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Dean Whitbread 2013

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Written on April 17, 2009, and categorized as Secret and Invisible.
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I was flattered to be asked recently to contribute to a book which is being compiled by a writer, but found myself struggling to articulate my mixed feelings on the subject matter, which is “web 2.0”.

Aside from the fact that I already contributed a chapter on podcasting to a comprehensive book on the subject last year, I have become wary of entering into group enterprises without ensuring that my contribution was going to be welcome. “I’m not cynical, but…” I heard myself saying, and that was the point at which I remembered.

Cynicism is the refuge of the disappointed romantic. Have I been romantic about the internet? The answer to that is – of course, since I have been a romantic person and probably will be a romantic person. What do I mean by that? I suppose I mean that I have idealised the web and its potential for affording change, both in my own life – even though fourteen years ago it was instrumental in changing my fortunes and re-orienting me – and in the lives of others. But have the changes been anything other than superficial?

I remember the web before porn. I remember the effort it took to simply download a single page which included images. I had to learn HTML to produce my own pages – when Blogger arrived, it was the time-saving device which I had been anticipating. Podcasting was always going to happen. So that makes me a one-time Model T Ford owner in an age of sleek, comfortable, airstreamed, air-bagged Macbook Air fans. Do I see any improvements in communication because of the prevalence of the internet?

Do I compare thee to the telephone, to the printing press, to radio and television? Do I refer to my feeling of growing uneasiness as Google becomes the de facto font of all knowledge, gobbling up the world’s entire library of books, recording your neighbourhood, your street, your home, replacing the verb “to search”? Do I reserve my obscure pride in knowing how this all works and being able to usurp it for my own ends for quiet moments of reflection with intimate friends, or do I write a blog post which will be indexed and added to the file on Blogger user 13492090203145178551 (it used to be much shorter, but because my blog is so big, I couldn’t migrate to the New Blogger until after millions of other people), profile viewed 11,839 times as of now, containing the same fictional mantras as repeated elsewhere, presenting a carefully constructed lie about me, the person?

Does the internet, ancient or modern, actually assist anyone in communicating better, more effectively whatever that means, more profoundly, or is it just about convenience? Ease of access, speed of output. No need to scratch the surface of the paper, no need for the mark, the finger pressure – not even the old sound of metal laboriously hitting ribbon, with the occasional pause for correction fluid.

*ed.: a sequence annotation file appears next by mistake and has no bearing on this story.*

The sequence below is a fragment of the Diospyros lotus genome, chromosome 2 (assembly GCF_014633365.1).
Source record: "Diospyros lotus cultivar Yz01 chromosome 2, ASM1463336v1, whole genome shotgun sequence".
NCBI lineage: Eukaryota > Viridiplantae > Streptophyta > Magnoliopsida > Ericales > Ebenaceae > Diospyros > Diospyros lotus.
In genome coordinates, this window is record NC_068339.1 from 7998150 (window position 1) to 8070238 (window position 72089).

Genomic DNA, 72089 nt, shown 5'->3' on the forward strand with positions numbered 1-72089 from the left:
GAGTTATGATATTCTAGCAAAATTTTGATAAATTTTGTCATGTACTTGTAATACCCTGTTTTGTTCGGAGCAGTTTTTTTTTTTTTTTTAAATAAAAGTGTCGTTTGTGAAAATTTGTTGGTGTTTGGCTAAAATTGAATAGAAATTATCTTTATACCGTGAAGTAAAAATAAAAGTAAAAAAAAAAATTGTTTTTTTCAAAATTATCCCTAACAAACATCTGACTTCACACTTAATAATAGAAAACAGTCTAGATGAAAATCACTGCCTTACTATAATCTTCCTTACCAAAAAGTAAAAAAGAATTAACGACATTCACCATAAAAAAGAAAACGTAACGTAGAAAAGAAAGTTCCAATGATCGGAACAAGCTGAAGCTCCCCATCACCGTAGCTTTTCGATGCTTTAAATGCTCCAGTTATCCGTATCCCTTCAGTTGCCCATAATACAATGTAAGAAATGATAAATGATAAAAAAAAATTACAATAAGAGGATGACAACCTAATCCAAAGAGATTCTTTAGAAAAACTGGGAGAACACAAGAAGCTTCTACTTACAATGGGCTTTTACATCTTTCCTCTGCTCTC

We don’t take risks without referring to this know-all engine. We cease to make journeys if the weather prediction is less than optimum. We cease to consider a thought worthy of note unless it is transmitted, tagged, tweeted, bookmarked. We cease to conduct relationships face to face even in physical presence. We have become confused by the 2,140,000,000 results for “love” (related searches: love poems, courtney love, love quotes, love quizzes) and we click click click through the pages instead of finding the love in our hearts. What used to be our living flesh, beating, vulnerable blood-soaked muscle, is just smooth silicon, sand slipping unstoppably away.

We don’t need more, we need less. Less speed, less reach, less hard drive space, less bluetooth add-ons, less menu options, less podcasts, less widgets, less friends. Better to maintain the value with the friends we actually have, to develop what we call our “internet friends” into bona fide, appreciative, supportive, substantial, respectful relationships. Best to remember Dunbar and our limited capacity for meaningful engagement.

“To seek,” said Picasso, “is nothing. To find is the thing.” And now we say, “to find is nothing. To share is the thing.”

I just had to share that with you.

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This thing has 3 Comments

  1. Del "D-Y-D"
    Posted 27 July, 2008 at 12:47 am | Permalink

    awesome post.

  2. Indigobusiness
    Posted 28 July, 2008 at 6:45 am | Permalink

    The web is just our contemporary tool for chronicling our collective demise…with little actual residue. Being so chic and civilized we accomplish the necessary without littering.

    This just occurred to me as I read your post, and I didn’t really feel like so much roadkill on the information superhighway until I saw Picasso so at ease with his yamsack. I then realized how doomed we truly are.

    “Drink to me…”

  3. dweller
    Posted 28 July, 2008 at 1:23 pm | Permalink

    what a killer post!!!

    I just wish I’d heard it from someone whilst relaxing in a park rather than reading it from the screen…

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